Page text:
Microsoft Invents Split Screen PC 348

Posted by CmdrTaco
from the let-me-have-less-please dept.
An anonymous reader writes "New technology from Microsoft Research India in Bangalore could end the waiting game in offices with limited computers. Researchers are developing software that splits a computer screen in two halves, each side with its own operating system, desktop, applications, cursor and keyboard." Mom! Timmy is on my side of the screen again!
Databases

+ - Is the One-Size-Fits-All Database Dead?

Submitted by
jlbrown
jlbrown writes "In a new benchmarking paper (http://nms.csail.mit.edu/~stavros/pubs/osfa.pdf), MIT professor Mike Stonebraker and colleagues demonstrate that specialized databases can have dramatic performance advantages (factor of 10 or higher) over traditional databases in four areas: text processing, data warehousing, stream processing, and scientific and intelligence applications. The paper includes some interesting "apples to apples" performance comparisons between commercial implementations of specialized architectures and relational databases in two areas: data warehousing and stream processing.

From the paper: 'A single code line will succeed whenever the intended customer base is reasonably uniform in their feature and query requirements. One can easily argue this uniformity for business data processing. However, in the last quarter century, a collection of new markets with new requirements has arisen. In addition, the relentless advance of technology has a tendency to change the optimization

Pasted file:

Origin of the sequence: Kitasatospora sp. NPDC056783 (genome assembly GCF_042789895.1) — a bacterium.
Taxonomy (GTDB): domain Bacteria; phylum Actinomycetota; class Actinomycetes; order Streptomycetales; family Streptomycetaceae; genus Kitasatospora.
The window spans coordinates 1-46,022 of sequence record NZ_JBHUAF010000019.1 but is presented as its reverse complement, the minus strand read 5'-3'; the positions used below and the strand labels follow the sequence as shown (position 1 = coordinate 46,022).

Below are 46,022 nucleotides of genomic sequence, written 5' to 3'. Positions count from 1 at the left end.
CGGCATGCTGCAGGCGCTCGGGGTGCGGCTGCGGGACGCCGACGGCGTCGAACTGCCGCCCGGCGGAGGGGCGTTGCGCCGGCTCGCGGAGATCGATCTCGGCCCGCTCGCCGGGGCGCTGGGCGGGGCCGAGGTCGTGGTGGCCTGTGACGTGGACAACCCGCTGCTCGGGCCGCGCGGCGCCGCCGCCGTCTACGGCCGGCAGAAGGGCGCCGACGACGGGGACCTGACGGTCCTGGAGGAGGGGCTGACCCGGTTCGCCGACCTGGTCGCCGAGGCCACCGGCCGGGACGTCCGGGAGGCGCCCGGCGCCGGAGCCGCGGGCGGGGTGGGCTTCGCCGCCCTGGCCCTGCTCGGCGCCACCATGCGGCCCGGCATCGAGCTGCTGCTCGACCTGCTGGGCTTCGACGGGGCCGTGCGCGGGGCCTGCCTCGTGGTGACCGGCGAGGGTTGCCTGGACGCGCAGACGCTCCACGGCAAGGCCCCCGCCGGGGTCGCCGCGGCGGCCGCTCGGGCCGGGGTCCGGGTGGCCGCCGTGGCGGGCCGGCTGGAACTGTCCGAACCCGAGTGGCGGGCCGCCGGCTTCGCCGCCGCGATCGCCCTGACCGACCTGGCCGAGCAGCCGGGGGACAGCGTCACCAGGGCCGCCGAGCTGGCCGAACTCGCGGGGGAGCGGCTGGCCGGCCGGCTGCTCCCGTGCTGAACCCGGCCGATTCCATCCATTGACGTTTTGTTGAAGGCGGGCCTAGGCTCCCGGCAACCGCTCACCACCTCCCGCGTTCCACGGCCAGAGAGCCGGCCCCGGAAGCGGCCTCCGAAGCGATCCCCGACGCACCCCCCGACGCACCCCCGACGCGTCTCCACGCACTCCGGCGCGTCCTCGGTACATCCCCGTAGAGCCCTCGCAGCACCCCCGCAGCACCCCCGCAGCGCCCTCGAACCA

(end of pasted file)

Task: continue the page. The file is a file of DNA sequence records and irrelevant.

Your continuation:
tactics from time to time.'"
The Courts

SCO Bankruptcy "Imminent, Inevitable" 234

Posted by kdawson
from the quebrada dept.
mattaw writes "From analysis by Groklaw it seems that SCO may owe Novell nearly all the SCOSource licensing fees, and has been hiding the fact for 3 years. Imminent. Inevitable. Bankruptcy. Those are the words from Novell's lawyers. Perhaps the IBM/SCO case could close earlier than planned? Perhaps we can finally be rid of this specter once and for all?"
Privacy

+ - Petition opposes UK vehicle tracking scheme

Submitted by Anonymous Coward
An anonymous reader writes "An e-petition to scrap the British government's proposed vehicle tracking and road pricing scheme has attracted some 158,000 signatories so far. Under the proposed plan, vehicles in Britain would be outfitted with a sattelite tracking box and road tax would be calculated based on actual road usage. The Register has a more detailed story about it. What sets this petition apart from similar online petitions is that it sits on the British PM's official e-petitions site. While the site goes to some length to point out that e-petitions shouldn't be regarded as a quasi-referendum or representative of public opinion, its interesting nonetheless to see British motorists making use of such a device to get their views on vehicle tracking across to government officials."

Never underestimate the bandwidth of a station wagon full of tapes. -- Dr. Warren Jackson, Director, UTCS